How intention may influence search result click-through [Conversion Conference]

by on 4th December 2011

It was a few months ago when I was invited to speak at the excellent Conversion Conference London. We do have a strong conversion rate optimisation knowledge base, but the title for this particular session was in fact labelled: “SEO and SEM vs. CRO – Tactics for Optimising Both Search & Conversion”. Around the same time I accepted to speak on the panel for the conference in December, SlingshotSEO had published their click-through rate study (first, via SEOmoz) while MiraMetrix were working on an interesting eye tracking survey for Dr Pete to publish later on SEOmoz.

The Problem with CTR Studies

While click-through rate studies are helpful, useful and interesting, they are do have limitations. Even the best studies don’t take universal search results into account and while the data tends to aggregate many hundreds if not thousands of search queries, the query intent is not recorded. Click through will vary based on variables beyond ranking position. All of this got me thinking – could we measure how the intention of a searcher (for example, informational query intent vs transactional) might affect the click through rate in a search results page? At the time, no tools existed to help me to find a conclusion.

SERP Turkey

Probably not much more than two weeks ago (and around a week before the conference!), Tom Anthony launched his handy new A/B split testing tool; SERP Turkey. Suddenly, it became possible to A/B test variations of search results while recording the number of clicks each variation achieved. While the early version of the tool has obvious limitations, it is incredibly useful and easy to use. I’d like to thank Tom – he actually coded a change to the tool as a feature request to enable me to copy entire tests (thus saving me a great deal of time!). Thank you, Tom.

A Simple Test To Measure the CTR in a Search Result Variation

our experiment notes

Ready for conversion conference, Fabian and I set about designing a simple test. We wanted to see if we could measure differences in click-through when searchers were given two different scenarios. An “informational” search scenario for the query “pool tables” and a “transactional” search scenario for the same query. In each scenario, we served variations of search results to our searchers where the position 2 ranking had differently worded snippets.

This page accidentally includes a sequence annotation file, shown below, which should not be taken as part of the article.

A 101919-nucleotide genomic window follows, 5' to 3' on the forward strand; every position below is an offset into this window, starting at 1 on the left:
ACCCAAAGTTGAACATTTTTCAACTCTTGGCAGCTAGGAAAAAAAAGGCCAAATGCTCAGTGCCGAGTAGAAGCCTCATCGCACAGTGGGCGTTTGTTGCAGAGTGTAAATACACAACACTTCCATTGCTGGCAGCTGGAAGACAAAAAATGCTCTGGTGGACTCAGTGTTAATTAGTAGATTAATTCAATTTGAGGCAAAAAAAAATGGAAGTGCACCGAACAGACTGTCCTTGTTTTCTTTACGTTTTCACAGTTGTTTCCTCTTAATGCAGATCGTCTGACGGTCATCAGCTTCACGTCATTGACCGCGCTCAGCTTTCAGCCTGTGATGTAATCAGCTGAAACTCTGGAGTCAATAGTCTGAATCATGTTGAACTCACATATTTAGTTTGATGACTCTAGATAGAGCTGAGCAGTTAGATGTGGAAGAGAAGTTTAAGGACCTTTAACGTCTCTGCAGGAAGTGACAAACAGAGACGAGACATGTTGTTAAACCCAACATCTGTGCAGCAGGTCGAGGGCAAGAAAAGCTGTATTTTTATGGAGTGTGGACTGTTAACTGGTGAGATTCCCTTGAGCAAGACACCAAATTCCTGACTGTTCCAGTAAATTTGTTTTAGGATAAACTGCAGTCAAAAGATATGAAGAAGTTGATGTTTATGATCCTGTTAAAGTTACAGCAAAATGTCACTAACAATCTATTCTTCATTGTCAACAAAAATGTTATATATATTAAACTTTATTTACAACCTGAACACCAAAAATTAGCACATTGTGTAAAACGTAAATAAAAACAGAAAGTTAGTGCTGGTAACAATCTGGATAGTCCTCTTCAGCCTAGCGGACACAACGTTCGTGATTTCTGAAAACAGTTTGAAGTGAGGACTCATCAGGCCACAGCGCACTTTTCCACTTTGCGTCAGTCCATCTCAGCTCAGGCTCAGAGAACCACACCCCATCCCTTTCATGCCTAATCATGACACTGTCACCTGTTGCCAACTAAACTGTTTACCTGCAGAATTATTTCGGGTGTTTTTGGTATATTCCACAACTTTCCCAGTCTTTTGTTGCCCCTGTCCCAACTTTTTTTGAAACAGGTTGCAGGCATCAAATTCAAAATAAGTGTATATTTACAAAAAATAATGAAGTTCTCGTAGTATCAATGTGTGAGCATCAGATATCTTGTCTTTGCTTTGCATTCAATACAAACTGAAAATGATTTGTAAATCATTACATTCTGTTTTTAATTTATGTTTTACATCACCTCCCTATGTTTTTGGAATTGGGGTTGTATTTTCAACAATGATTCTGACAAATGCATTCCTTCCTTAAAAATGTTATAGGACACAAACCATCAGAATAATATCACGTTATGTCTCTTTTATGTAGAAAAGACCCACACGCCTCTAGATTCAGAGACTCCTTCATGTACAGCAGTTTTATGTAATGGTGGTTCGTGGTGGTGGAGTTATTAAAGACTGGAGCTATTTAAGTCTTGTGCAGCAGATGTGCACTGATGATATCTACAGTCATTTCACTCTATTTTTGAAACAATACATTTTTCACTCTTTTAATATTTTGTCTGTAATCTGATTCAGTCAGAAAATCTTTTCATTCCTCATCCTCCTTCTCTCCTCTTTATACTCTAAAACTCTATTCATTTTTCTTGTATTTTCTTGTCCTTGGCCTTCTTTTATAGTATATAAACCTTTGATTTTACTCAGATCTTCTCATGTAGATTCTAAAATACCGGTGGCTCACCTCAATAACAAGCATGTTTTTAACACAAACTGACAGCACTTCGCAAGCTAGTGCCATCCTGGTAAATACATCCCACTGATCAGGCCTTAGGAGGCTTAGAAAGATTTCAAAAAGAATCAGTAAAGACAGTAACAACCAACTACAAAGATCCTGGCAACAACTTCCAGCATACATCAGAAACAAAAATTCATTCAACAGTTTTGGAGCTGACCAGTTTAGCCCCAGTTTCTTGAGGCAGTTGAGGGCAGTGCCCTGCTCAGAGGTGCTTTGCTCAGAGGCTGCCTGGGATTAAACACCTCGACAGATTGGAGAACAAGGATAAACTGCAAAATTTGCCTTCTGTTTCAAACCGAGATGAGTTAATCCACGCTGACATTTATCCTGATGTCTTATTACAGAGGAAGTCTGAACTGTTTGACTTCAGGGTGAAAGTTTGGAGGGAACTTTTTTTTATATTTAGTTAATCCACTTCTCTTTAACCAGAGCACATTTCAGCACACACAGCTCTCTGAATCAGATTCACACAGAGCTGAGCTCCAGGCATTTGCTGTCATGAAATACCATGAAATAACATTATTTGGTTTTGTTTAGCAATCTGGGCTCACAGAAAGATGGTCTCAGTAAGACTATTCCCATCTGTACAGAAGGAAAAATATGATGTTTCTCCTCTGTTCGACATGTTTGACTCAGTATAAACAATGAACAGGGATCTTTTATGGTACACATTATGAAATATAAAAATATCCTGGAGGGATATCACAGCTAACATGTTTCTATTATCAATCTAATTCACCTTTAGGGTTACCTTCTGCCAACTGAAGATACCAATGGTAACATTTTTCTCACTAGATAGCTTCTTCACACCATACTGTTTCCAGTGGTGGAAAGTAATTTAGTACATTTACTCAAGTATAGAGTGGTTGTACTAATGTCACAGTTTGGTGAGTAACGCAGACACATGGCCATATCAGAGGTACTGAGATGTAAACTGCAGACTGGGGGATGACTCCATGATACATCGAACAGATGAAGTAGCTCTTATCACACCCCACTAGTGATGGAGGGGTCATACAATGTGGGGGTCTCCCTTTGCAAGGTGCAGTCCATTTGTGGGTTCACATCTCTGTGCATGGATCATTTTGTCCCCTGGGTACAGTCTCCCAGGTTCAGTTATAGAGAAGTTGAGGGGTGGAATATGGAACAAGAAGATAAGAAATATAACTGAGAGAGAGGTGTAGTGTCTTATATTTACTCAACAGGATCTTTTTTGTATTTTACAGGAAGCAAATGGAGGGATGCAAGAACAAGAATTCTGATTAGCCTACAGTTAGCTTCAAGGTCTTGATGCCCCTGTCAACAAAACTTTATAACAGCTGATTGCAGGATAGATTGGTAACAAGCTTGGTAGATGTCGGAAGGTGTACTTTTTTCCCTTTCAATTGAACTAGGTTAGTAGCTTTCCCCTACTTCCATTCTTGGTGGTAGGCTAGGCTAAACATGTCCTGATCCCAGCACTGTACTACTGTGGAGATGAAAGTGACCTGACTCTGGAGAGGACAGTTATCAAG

Searchers were sourced via Mechanical Turk (approval over 95% + Master Categoriser status). There are obvious caveats to using mTurk, though Tom’s “Great White Shark” test did show that the integrity of the Turker’s choices were of good standard. Here were our scenarios, of which each variation received around 120 searches where the time spent examining the search results was over 5 seconds.

Scenario 1: You’re researching Pool Tables. Click the result that would be most relevant to you.

Scenario 2: Imagine you’re about to buy a Pool Table. Click the result that would be most relevant to you.

The Test Search Pages

There were 3 variations of our search result pages. As SERP Turkey doesn’t do rich snippets, the third variation was actually a hack – and the time it took to get this one set up meant we only tested in the transactional scenario. The only change in each variation was the wording or presentation of the second result. No other changes were made.

Informational Variation

infomational snippet

Transactional Variation

transactional snippet

Transational Variation w/Rich Snippet

transactional rich snippet

 What Were the Results?

Our hypothesis was that in a research scenario, a searcher may prefer the snippet with broader, informational terms: “experts”, “beginner”, “advanced”, “comprehensive”, “information”, “plenty”, “learning” and “schools”. In a transactional scenario, the searcher may respond to the more transactionally worded snippet: “buy”, “free delivery”, “sale”, “prices”, “buy today”. Here is a typical results page from one of the scenarios.

Result: informational intent

result informational